8. How will American churches promote the future golden age—the "social compact [to] harmonize mankind" (for Barlow), and God's "last and greatest wonders among mankind" (for the Golden Age author)?
    9. Compare the allegories for these factors:
    10. According to the Golden Age author, what advantages for American stability lay in the separateness of the thirteen states? Did he disagree that union was essential?
    11. What concerns did he share with Mercy Otis Warren (Section 2) that would identify him as an anti-Federalist in the debate over the Constitution?
    12. What suggests that he is a clergyman? a southerner?
    13. What indicates that Joel Barlow, author of The Vision of Columbus, is a clergyman? a northerner?
    14. To Barlow, what did the new nation's achievements in science, invention, and the liberal arts portend for its success as an independent nation? Why were they important in addition to religious faith and virtue?
    15. In what ways does each work exhibit Enlightenment ideals? How does each reflect America's evangelical traditions?
    16. How would Barlow and the Golden Age author have responded to each other's works?
    17. How do their works reflect the image of America as "Columbia" in the drawings from The Columbian Magazine? (slideshow, this page; and see Supplemental Sites)
    18. Continue this chart for an overview of the "advantages and disadvantages" of the Revolution as seen by the American and European commentators in this Theme, and to compile their recommendations for the new nation's survival and triumph. What patterns do you find? What issues were stressed as the most urgent?

    Framing Questions

    • How did Americans envision independence and nationhood in the first years after the Revolutionary War?
    • How did they begin to construct a national identity separate from their colonial identity as British subjects?
    • In what ways was the new nation like "a child just learning to walk"? What postwar challenges most reflected this "state of infancy"?


    The Golden Age
    The Vision of Columbus
     6 pp.
     5 pp.
    11 pp.

    Supplemental Sites

    Joel Barlow, overview (Cengage Learning)

    Joel Barlow, overview (Barlow Genealogy)

    The Vision of Columbus, 1787, full text (Google Books)

    The Golden Age, 1785, full text (Oliver Cowdery Memorial Home Page; Dale Broadhurst)

    Engravings for The Columbian Magazine, Philadelphia "Was the American Revolution Inevitable?," not-to-miss teachable essay by Prof. Francis D. Cogliano, University of Edinburgh (BBC)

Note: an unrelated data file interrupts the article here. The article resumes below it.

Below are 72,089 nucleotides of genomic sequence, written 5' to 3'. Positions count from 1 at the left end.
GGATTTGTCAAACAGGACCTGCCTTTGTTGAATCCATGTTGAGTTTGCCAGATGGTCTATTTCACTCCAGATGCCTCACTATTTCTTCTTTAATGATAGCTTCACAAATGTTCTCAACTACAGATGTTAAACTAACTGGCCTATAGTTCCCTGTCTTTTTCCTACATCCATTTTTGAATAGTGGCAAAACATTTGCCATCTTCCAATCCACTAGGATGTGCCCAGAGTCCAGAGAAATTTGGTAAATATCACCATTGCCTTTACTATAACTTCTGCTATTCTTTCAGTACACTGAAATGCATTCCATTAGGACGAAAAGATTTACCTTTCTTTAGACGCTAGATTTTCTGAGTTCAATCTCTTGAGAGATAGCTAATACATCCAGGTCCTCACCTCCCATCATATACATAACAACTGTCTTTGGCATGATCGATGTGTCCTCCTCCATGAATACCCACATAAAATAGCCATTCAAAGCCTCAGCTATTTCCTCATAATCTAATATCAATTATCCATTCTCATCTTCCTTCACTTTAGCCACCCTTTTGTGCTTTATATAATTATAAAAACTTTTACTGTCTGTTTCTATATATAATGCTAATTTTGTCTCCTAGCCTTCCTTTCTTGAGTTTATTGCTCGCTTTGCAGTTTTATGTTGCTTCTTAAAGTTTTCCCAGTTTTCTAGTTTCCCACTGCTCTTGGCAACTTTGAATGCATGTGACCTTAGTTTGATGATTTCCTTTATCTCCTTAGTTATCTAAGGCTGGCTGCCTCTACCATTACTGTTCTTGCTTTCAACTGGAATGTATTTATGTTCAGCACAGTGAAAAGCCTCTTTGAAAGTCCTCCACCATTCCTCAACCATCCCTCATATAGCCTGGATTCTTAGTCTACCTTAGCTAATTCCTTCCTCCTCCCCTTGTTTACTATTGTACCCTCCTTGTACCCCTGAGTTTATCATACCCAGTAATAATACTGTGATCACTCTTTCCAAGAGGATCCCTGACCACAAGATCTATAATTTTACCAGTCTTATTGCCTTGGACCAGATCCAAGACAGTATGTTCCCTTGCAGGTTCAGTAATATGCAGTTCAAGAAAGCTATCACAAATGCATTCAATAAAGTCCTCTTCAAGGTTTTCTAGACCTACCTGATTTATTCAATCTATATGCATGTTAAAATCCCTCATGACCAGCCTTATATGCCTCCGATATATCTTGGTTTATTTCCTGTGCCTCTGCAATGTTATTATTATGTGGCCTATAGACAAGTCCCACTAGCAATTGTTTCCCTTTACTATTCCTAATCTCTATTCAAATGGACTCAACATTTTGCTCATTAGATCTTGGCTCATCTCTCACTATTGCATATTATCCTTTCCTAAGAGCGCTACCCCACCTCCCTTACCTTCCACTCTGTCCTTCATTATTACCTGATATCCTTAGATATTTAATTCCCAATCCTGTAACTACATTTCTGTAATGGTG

Teaching the Revolution, valuable overview essay by Prof. Carol Berkin, Baruch College (CUNY)

    General Online Resources

    1David Ramsay, An Oration on the Advantages of American Independence, 4 July 1778, Charleston, SC. "When I anticipate in imagination the future glory of my country, and the illustrious figure it will soon make on the theatre of the world, my heart distends with generous pride for being an American. . . . Our sun of political happiness is already risen, and hath lifted his head over the mountains, illuminating our hemisphere with liberty, light, and polished life. Our Independence will redeem one quarter of the globe from tyranny and oppression, and consecrate it the chosen seat of truth, justice, freedom, learning, and religion. We are laying the foundation of happiness for countless millions. Generations yet unborn will bless us for the blood-bought inheritance, we are about to bequeath to them. Oh happy times! Oh glorious days!"
    2In the first drawing that includes the first great seal of the United States, the accompanying lines declare that "Science invites; urg'd by the Voice divine, / exert thyself, 'till every Art be thine." In the second drawing, the new Constitution is depicted as a "sacred temple" with the rising sun aglow in the background that will unify the nation and guard its promise: "Where Justice, too, and Peace, by us ador'd / Shall heal each Wrong, / And keep ensheathed the sword." See Supplemental Sites.

    Images: frontispiece illustrations (details), The Columbian Magazine, or Monthly Miscellany, Philadelphia, 1788-1789. Courtesy of the Library of Congress, Rare Book and Special Collection Division, #LC-USZ62-45513, #LC-USZ62-45573.

    Banner image: Final design for the Great Seal of the United States, 1782, by Secretary of State Charles Thomson (detail). Courtesy of the U.S. National Archives and Records Administration.